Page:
Have you ever been fascinated by a scene in a movie, and wondered what makes it so captivating? I’m thinking of the coin-tossing scene from No Country for Old Men. What really helped me understand how the Coen brothers expertly crafted this scene was in a class on scene structure with Writers’ Program instructor Karl Iglesias. Attending a screenwriting course with an instructor who knows the key elements and illuminates why certain scenes are memorable and successful can help you better understand your own writing. Writers’ Program instructors frequently use movie clips as teaching tools and as ways to illustrate especially important craft issues such as Inciting Incidents, End-of-Act- Two low points, Moments of Epiphanies/Key Realizations, Completion of Emotional Arcs, Set-Pieces Exploring the Premise, etc.

So, for the benefit of our wonderful screenwriting students, and to satisfy our own insatiable curiosity, we asked some of our screenwriting instructors to weigh in on their favorite clips and why they’re useful tools for learning screenwriting craft. Here’s what they had to say:

Pat Verducci, who is teaching Introduction to Screenwriting I at our downtown Los Angeles location, says “A perfect example of a “mid point” is in The Graduate when Benjamin takes Elaine to the strip club. This scene happens 59 minutes into the story, and does everything a mid-point is supposed to do (it turns the story in a new direction, makes us wonder whether our main character will get what he wants, raises the stakes, and creates trajectory into the next sequence.).”

Instructor Marc Sedaka, who is teaching Introduction to Screenwriting I this fall, offered a good example of Plants/Payoffs in Back to the Future. He says, “According to my count, there are 24 plants in the first ten minutes… all of which are paid off throughout the film.”

Paula Cizmar, who will be teaching Advanced Feature Film Writing Workshop in Spring 2010, offers insight into a 20-minute clip of The Shipping News (toward the end of Act I, beginning of Act 2). “There’s a very interesting section of The Shipping News that gives an example of how to spin a non-dramatic situation into a dramatic “premise.” It does a number of fabulous things: introduces us to the flaws in the protagonist’s character—his passivity and shyness; shows us a step he takes toward solving this (he stands up for himself); shows us the atmosphere of the place (isolation, a sense of loss, a sense of the haunted); plus it also gives writing advice (one of the writers at the small-town newspaper which hires the protagonist gives him solid advice on how to make a story dramatic). The section starts where the Kevin Spacey character is in the car on his way to the interview. He gets the job; meets the romantic interest and they inadvertently insult each other; goes out on his first assignment anddoes poorly; gets advice on how to write a story; runs into the romantic interest and does better; writes a story and thinks he’s about to be fired because he gets called on the carpet; has success; and the section ends with Kevin Spacey in the car, creating his own “headline.”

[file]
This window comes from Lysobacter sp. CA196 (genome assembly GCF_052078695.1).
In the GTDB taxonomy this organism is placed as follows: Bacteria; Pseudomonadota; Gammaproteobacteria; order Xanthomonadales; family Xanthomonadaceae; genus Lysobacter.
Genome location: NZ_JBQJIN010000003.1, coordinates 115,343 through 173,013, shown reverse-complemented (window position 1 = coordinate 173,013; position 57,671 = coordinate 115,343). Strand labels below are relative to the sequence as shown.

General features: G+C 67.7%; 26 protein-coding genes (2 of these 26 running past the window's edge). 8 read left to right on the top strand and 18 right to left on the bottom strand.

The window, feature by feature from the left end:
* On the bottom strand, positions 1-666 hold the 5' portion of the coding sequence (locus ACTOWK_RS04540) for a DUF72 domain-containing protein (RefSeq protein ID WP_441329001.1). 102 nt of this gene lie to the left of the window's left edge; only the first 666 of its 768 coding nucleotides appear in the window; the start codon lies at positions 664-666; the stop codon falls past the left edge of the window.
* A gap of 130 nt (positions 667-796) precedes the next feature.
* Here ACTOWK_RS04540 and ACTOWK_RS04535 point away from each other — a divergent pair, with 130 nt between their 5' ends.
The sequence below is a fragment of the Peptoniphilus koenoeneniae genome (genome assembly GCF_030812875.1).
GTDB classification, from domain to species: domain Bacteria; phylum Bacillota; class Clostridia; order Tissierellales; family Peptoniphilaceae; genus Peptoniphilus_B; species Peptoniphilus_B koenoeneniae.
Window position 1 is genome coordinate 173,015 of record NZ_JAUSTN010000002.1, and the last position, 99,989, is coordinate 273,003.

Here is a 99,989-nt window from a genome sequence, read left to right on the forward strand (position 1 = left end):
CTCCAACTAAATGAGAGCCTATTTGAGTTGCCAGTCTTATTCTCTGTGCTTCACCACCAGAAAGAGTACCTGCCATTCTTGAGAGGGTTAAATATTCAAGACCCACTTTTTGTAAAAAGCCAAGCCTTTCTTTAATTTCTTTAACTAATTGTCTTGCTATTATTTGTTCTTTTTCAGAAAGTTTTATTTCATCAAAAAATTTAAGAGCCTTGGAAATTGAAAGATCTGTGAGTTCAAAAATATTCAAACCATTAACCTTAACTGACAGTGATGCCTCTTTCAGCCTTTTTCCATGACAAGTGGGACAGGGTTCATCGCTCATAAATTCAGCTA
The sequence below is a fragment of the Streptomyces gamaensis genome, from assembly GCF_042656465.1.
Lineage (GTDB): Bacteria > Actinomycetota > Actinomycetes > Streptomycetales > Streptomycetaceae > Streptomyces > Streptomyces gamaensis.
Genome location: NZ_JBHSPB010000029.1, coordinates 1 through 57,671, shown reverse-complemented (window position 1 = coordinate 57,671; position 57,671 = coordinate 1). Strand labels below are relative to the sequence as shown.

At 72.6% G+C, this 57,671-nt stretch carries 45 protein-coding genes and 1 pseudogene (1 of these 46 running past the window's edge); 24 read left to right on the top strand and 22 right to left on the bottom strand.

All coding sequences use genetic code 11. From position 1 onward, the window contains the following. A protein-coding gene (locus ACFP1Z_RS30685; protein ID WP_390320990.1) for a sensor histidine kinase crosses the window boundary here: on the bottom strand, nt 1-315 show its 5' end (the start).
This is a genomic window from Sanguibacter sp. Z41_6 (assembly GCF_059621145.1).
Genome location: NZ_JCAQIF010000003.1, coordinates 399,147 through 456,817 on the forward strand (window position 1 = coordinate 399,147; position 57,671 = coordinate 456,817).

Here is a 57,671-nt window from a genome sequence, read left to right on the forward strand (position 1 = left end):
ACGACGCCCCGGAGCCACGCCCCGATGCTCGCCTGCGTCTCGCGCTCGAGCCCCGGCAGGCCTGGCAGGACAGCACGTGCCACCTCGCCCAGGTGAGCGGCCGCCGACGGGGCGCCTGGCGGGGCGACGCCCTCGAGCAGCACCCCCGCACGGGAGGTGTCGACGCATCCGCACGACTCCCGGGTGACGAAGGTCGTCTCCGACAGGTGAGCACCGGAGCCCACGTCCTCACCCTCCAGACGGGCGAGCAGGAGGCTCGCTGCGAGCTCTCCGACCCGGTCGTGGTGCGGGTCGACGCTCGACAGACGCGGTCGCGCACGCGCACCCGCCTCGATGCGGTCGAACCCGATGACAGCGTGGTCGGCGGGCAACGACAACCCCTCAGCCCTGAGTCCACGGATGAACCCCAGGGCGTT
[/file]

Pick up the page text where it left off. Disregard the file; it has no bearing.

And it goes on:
Steve Mazur, instructor of several popular comedy writing workshops, gave us an example from The Pink Panther (the Steve Martin version): “One of the deleted scenes is a very expensive sequence involving Inspector Clouseau taking a terrible flight on an airplane. Though the scene was very funny and inventive, it had to be cut because it didn’t fit the comedic tone of the rest of the film. This demonstrates the importance of maintaining your base of reality in a comedy.”

And while we’re discussing comedy, instructor Chrys Balis, offers this suggestion about the popular Rom-Com, Something’s Gotta Give: “There is a good catalyst scene when Nicholson and Keaton meet for the first time in front of the refrigerator (Jack has no pants on).” Chrys points out that this scene is “a “cute meet” for the Romantic Comedy genre, putting Nicholson and Keaton instantly at odds with each other so that the tension ignites the romance thread (Script at joblo.com and clip here).” Chrys is teaching Advanced Scene Craft this upcoming quarter.

Check back with us in mid-October when instructors weigh in on their recommendations for Best DVD Commentary.


Gabrielle Stephens is the Program Representative in Screenwriting (Onsite).

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